Comics – les bandes dessinées – are a phenomenon here. Their world has its own genres, its own festivals and celebrities. Every sizeable bookstore features its own BD selection, from classics and sci-fi albums to tomes by auteurs.
Julie Birmant and Clément Oubrerie’s PABLO is one of the latter. A graphic novel in four volumes, it deals with the young Picasso’s time in Montmartre. From Matisse to Gertrude Stein it features famous characters, as well as plenty of sex, art, poetry, death and rivalry. But what makes it a real achievement is the question at its centre: what made ‘Pablo’ into Picasso ?
Now, the Musée de Montmartre has mounted a show about the books. Supposedly the oldest building in the quartier, this charming spot was home to artists like Auguste Renoir and Suzanne Valadon. (Renoir painted his famous The Swing in its garden). Most of the landmarks which made Montmartre famous can be seen out of the museum’s windows.
Montmartre’s were the streets in which Picasso’s genius was shaped. But, as Birmant and Oubrerie show, it didn’t happen by accident. The Spaniard who arrived in 1900 was unknown – and, at only 19 years of age, unworldly. Yet the city he found around him was the talk of Europe and that Catalan circle he joined was already part of it. Through them and through local neighbours, patrons, charmers and clowns, Pablo joined a singular circle of talents.
Life, however, was not easy; most of Montmartre’s artists and writers struggled from day to day. The bourgeois Spanish prodigy had to learn a lot – and quickly. What those around him noticed was how he did it all his way.
Birmant and Oubrerie’s narratives are based on real journals and memoirs: those of the artist’s first love, Fernande Olivier. Known around Montmartre as “la belle Fernande”, this beauty shared Picasso’s life for seven years. The first of their two “homes” was in Montmartre’s Bateau Lavoir.
The area’s biggest and most shambolic artist colony, it was a rickety, 3-storey structure built on the side of a hill. Dirty and dank with twenty-five studios, all of them had to use a single water faucet.
Picasso’s world was a closeted one, focused only on his art, yet his small universe was replete with incredible characters. These stories follow their bohemian hijinks day-to-day, from card readings to poetry evenings and home-cooked meals to opium smoking. The books look at Picasso entirely through the eyes of others – not just Fernande but close friends like the poets Max Jacob and Guillaume Apollinaire.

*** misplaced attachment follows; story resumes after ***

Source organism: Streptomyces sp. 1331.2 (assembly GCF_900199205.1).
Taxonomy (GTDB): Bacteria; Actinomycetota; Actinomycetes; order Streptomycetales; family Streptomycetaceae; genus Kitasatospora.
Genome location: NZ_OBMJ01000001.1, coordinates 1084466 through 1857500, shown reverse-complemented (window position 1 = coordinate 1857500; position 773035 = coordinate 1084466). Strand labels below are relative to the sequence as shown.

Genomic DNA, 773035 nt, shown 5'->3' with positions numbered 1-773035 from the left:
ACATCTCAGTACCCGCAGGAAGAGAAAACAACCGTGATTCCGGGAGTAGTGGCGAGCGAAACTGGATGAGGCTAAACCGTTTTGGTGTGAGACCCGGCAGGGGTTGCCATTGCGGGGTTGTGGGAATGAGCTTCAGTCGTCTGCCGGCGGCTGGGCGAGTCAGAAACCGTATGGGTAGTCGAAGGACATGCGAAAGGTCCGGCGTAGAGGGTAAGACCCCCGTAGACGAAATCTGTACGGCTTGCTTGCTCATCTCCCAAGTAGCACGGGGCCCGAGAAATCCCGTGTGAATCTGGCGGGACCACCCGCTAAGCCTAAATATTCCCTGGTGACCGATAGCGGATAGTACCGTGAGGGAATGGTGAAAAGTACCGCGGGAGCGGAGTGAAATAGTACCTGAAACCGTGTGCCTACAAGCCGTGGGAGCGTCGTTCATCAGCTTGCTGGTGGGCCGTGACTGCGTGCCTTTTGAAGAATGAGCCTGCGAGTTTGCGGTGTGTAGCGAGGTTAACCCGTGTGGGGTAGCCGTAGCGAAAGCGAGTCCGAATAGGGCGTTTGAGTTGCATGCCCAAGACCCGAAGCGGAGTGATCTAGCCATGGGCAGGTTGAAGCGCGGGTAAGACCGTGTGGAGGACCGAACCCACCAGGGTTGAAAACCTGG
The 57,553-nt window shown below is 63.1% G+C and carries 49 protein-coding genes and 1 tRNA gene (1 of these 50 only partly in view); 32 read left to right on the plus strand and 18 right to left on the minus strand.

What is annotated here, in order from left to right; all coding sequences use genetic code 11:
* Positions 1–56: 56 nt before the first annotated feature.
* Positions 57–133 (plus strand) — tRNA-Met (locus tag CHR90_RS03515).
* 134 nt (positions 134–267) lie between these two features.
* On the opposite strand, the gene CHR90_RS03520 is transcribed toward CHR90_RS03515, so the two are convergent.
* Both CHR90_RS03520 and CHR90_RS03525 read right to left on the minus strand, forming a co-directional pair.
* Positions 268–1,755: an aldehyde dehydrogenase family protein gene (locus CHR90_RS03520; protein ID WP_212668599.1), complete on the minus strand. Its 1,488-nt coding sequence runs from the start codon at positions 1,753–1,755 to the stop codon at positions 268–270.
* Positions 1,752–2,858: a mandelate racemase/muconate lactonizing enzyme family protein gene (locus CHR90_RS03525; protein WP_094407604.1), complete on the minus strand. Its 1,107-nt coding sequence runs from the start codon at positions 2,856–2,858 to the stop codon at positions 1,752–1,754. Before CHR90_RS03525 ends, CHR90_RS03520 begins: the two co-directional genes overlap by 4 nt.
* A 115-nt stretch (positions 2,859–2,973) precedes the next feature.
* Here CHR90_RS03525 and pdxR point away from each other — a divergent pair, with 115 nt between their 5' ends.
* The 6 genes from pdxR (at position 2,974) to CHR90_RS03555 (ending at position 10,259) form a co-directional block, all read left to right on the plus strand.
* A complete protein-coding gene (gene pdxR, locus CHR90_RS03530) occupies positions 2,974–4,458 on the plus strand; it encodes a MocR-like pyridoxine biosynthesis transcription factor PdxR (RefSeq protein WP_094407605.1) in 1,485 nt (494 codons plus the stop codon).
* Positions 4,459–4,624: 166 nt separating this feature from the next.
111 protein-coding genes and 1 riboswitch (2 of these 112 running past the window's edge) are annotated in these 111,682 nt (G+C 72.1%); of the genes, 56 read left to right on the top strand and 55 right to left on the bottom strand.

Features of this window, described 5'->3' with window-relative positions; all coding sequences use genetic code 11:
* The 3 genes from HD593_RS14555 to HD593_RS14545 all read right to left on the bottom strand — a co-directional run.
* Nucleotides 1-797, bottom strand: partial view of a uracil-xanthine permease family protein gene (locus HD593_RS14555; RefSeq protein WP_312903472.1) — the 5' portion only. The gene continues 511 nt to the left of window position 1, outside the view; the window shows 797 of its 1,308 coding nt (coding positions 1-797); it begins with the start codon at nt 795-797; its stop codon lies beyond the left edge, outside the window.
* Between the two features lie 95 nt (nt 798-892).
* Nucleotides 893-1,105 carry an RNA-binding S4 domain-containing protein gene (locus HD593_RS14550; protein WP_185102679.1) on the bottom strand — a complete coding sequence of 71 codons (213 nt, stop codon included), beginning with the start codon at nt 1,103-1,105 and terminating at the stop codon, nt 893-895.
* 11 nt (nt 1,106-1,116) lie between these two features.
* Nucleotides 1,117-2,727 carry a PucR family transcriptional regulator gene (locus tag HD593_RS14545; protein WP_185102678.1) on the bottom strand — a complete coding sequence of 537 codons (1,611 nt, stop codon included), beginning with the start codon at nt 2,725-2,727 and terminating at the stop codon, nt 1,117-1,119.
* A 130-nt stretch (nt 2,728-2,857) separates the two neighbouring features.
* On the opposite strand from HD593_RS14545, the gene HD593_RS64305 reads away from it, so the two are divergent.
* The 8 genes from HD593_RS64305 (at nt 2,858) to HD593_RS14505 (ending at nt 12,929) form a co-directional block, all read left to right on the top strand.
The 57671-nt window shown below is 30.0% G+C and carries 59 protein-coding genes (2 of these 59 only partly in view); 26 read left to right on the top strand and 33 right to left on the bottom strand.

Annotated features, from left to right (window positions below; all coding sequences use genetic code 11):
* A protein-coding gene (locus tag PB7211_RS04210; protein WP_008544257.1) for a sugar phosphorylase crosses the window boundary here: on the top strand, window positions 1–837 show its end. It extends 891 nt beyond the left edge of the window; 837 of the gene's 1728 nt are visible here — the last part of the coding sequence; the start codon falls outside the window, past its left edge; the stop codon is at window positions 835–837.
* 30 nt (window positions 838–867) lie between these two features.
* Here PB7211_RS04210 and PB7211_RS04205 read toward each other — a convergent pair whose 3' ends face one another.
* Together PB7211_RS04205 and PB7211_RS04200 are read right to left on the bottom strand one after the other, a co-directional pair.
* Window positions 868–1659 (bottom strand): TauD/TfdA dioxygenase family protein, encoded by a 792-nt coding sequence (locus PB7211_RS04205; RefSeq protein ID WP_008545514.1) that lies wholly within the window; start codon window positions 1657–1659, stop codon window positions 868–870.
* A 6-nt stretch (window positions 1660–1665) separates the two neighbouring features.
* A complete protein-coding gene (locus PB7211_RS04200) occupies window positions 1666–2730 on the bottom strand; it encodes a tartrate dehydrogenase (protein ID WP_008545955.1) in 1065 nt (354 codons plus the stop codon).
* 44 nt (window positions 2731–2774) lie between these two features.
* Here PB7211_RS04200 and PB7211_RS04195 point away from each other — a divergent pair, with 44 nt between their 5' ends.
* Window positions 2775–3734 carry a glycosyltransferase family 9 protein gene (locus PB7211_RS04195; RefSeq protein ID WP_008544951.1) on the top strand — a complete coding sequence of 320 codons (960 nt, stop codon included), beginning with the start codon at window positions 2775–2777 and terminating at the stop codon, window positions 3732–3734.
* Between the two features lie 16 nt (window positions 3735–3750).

Fernande’s view, however, is the most intimate. Picasso was obsessed by her, so jealous he would hide her shoes to keep her at home. Yet she was a thoughtful muse who put up with everything; she made their home, entertained – and fiercely guarded Pablo’s privacy. All while she read and wrote and also painted on her own.
The subject of six dozen portraits by Picasso, Fernande became much more than just a girlfriend-model. She was so omnipresent in Pablo’s creative life that she informed his whole visual vocabulary. When Picasso found African art, when he looked back to the likes of Cézanne, when he came to Cubism, Fernande was already there. She became integral to the way he saw women.
None of this comes over heavy-handedly in the books. It is conveyed simply, in funny but fascinating narratives. Pre-Picasso, Fernande made her living as a model and her writings give a vivid, muse-eye view of that life. All her details – the sweltering studios, long days and demanding artists – help the creators of PABLO resurrect a vanished world.
One treat of the museum show is a chance to hear the real Fernande. This rare audio clip is broadcast through a vintage radio – you can sit next to it, close your eyes and listen. The voice you hear may not sound modern, but it’s full of humour and life. Despite her beauty and talents, Fernande’s later existence was hard. So her irrepressible tones are even more impressive.
By the final pages of PABLO, the artist has found himself. But, to become “Picasso”, he leaves his friends behind. The series ends in a dreamlike sequence, with Max Jacob (who loved to tell fortunes) prophesying each character’s future. Jacob – a Jew who perished just before he was sent to a death camp – tells Fernande that Pablo loved her as he will love no one else.
But, he warns, the history of art is going to erase them. “No one and nobody,” he says sadly, “will remember you”.
• PABLO is available in English from SelfMade Hero
• Among Fernande Olivier’s writings Loving Picasso: The Private Journal of Fernande Olivier is a great read. Pablo by Julie Birmant and Clément Oubrerie is available now in four volumes.
• For more great artwork, check out Clément Oubrerie’s blog.
• Comics expert Paul Gravett has written a great essay on the creation of the term “graphic novel” – how les bandes dessinées became romans graphiques like PABLO. Paul curated the British Library’s current Comics Unmasked.